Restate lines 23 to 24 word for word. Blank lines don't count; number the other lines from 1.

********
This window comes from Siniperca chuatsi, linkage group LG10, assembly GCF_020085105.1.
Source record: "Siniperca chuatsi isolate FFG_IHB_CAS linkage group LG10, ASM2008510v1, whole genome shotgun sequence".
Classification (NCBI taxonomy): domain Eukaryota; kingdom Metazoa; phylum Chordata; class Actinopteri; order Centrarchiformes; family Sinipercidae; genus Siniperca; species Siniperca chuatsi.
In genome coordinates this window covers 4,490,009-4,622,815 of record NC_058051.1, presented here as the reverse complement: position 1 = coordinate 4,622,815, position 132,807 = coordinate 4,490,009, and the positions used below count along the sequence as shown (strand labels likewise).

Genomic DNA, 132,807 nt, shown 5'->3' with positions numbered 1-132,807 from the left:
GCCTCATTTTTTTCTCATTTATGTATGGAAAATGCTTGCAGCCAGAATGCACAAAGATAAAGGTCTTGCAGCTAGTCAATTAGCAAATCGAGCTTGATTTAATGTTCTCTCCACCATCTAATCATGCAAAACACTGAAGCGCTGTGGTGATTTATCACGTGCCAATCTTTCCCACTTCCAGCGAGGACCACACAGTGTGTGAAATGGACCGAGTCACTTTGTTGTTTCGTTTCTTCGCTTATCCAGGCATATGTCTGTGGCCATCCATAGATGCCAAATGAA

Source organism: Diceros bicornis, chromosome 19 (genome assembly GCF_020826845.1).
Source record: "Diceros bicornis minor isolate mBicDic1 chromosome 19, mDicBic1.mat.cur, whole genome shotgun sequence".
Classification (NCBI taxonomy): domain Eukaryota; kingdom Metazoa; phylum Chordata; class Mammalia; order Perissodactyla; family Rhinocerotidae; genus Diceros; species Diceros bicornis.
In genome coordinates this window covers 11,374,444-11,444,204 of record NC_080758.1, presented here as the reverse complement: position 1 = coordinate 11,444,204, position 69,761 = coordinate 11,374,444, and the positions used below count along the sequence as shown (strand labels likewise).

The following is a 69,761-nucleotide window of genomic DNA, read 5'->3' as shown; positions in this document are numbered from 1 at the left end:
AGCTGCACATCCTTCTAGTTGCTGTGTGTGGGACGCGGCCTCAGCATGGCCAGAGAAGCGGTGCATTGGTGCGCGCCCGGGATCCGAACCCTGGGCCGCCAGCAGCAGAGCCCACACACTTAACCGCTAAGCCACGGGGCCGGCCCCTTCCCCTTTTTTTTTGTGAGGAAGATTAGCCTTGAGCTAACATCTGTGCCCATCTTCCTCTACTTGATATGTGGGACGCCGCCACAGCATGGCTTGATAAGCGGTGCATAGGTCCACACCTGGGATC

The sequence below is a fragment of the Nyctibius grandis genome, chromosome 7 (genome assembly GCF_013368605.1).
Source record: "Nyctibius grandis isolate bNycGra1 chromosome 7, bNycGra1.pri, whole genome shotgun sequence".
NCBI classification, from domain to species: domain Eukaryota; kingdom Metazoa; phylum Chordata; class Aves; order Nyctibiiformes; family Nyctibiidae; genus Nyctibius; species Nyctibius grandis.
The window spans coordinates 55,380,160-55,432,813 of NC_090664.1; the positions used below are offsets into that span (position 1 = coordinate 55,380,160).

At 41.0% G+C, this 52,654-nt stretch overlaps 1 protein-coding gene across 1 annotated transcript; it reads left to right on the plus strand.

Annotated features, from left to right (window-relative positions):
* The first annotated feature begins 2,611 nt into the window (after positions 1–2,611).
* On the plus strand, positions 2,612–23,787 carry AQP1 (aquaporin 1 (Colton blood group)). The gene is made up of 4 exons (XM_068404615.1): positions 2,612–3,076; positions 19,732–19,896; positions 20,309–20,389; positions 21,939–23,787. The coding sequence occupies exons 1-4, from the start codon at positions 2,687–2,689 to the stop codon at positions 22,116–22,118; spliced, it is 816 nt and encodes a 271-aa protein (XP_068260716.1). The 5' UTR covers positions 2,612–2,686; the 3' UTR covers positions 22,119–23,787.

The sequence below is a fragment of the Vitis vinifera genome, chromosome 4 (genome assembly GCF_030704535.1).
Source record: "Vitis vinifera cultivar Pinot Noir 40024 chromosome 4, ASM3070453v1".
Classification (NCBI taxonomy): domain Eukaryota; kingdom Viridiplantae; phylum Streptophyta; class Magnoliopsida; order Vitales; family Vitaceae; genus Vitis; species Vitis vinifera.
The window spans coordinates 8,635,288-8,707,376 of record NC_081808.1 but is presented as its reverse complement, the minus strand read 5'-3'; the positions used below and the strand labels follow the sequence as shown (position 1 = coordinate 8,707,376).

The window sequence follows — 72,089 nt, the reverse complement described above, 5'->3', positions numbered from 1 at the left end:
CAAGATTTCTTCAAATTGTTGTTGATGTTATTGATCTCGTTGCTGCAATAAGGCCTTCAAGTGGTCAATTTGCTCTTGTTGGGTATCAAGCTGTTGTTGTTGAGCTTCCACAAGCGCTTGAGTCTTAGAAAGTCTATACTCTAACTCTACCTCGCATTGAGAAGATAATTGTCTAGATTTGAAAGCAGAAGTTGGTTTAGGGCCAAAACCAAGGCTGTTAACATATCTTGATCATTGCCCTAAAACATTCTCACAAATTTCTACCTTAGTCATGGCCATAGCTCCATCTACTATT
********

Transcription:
Classification (NCBI taxonomy): domain Eukaryota; kingdom Viridiplantae; phylum Streptophyta; class Magnoliopsida; order Vitales; family Vitaceae; genus Vitis; species Vitis vinifera.
The window spans coordinates 8,635,288-8,707,376 of record NC_081808.1 but is presented as its reverse complement, the minus strand read 5'-3'; the positions used below and the strand labels follow the sequence as shown (position 1 = coordinate 8,707,376).